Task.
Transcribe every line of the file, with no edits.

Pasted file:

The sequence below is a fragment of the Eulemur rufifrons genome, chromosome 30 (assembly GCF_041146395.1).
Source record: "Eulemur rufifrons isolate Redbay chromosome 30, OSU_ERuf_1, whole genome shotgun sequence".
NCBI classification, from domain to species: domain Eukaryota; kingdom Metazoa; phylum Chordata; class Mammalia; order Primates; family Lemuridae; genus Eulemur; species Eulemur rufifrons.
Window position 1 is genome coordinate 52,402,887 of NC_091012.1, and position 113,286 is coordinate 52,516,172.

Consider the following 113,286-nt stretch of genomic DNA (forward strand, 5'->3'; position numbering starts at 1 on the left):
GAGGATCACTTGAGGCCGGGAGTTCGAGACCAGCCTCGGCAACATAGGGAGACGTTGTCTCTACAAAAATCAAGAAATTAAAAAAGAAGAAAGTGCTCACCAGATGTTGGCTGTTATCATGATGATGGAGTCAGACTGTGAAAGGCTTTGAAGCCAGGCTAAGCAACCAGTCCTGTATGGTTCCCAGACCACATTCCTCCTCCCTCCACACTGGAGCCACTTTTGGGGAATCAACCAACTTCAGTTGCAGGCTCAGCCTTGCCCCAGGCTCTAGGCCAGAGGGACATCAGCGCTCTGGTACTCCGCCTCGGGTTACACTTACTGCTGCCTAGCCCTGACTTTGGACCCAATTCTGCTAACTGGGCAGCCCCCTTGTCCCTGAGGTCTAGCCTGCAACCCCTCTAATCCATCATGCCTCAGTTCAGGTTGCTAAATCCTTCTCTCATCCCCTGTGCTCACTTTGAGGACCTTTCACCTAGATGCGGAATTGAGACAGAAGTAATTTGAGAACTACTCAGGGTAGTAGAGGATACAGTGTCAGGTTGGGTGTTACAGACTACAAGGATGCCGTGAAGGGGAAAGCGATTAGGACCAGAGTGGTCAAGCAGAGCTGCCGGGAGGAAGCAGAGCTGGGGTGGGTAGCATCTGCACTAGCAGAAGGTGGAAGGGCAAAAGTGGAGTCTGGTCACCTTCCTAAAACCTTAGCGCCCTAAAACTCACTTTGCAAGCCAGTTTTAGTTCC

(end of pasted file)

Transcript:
The sequence below is a fragment of the Eulemur rufifrons genome, chromosome 30 (assembly GCF_041146395.1).
Source record: "Eulemur rufifrons isolate Redbay chromosome 30, OSU_ERuf_1, whole genome shotgun sequence".
NCBI classification, from domain to species: domain Eukaryota; kingdom Metazoa; phylum Chordata; class Mammalia; order Primates; family Lemuridae; genus Eulemur; species Eulemur rufifrons.
Window position 1 is genome coordinate 52,402,887 of NC_091012.1, and position 113,286 is coordinate 52,516,172.

Consider the following 113,286-nt stretch of genomic DNA (forward strand, 5'->3'; position numbering starts at 1 on the left):
GAGGATCACTTGAGGCCGGGAGTTCGAGACCAGCCTCGGCAACATAGGGAGACGTTGTCTCTACAAAAATCAAGAAATTAAAAAAGAAGAAAGTGCTCACCAGATGTTGGCTGTTATCATGATGATGGAGTCAGACTGTGAAAGGCTTTGAAGCCAGGCTAAGCAACCAGTCCTGTATGGTTCCCAGACCACATTCCTCCTCCCTCCACACTGGAGCCACTTTTGGGGAATCAACCAACTTCAGTTGCAGGCTCAGCCTTGCCCCAGGCTCTAGGCCAGAGGGACATCAGCGCTCTGGTACTCCGCCTCGGGTTACACTTACTGCTGCCTAGCCCTGACTTTGGACCCAATTCTGCTAACTGGGCAGCCCCCTTGTCCCTGAGGTCTAGCCTGCAACCCCTCTAATCCATCATGCCTCAGTTCAGGTTGCTAAATCCTTCTCTCATCCCCTGTGCTCACTTTGAGGACCTTTCACCTAGATGCGGAATTGAGACAGAAGTAATTTGAGAACTACTCAGGGTAGTAGAGGATACAGTGTCAGGTTGGGTGTTACAGACTACAAGGATGCCGTGAAGGGGAAAGCGATTAGGACCAGAGTGGTCAAGCAGAGCTGCCGGGAGGAAGCAGAGCTGGGGTGGGTAGCATCTGCACTAGCAGAAGGTGGAAGGGCAAAAGTGGAGTCTGGTCACCTTCCTAAAACCTTAGCGCCCTAAAACTCACTTTGCAAGCCAGTTTTAGTTCC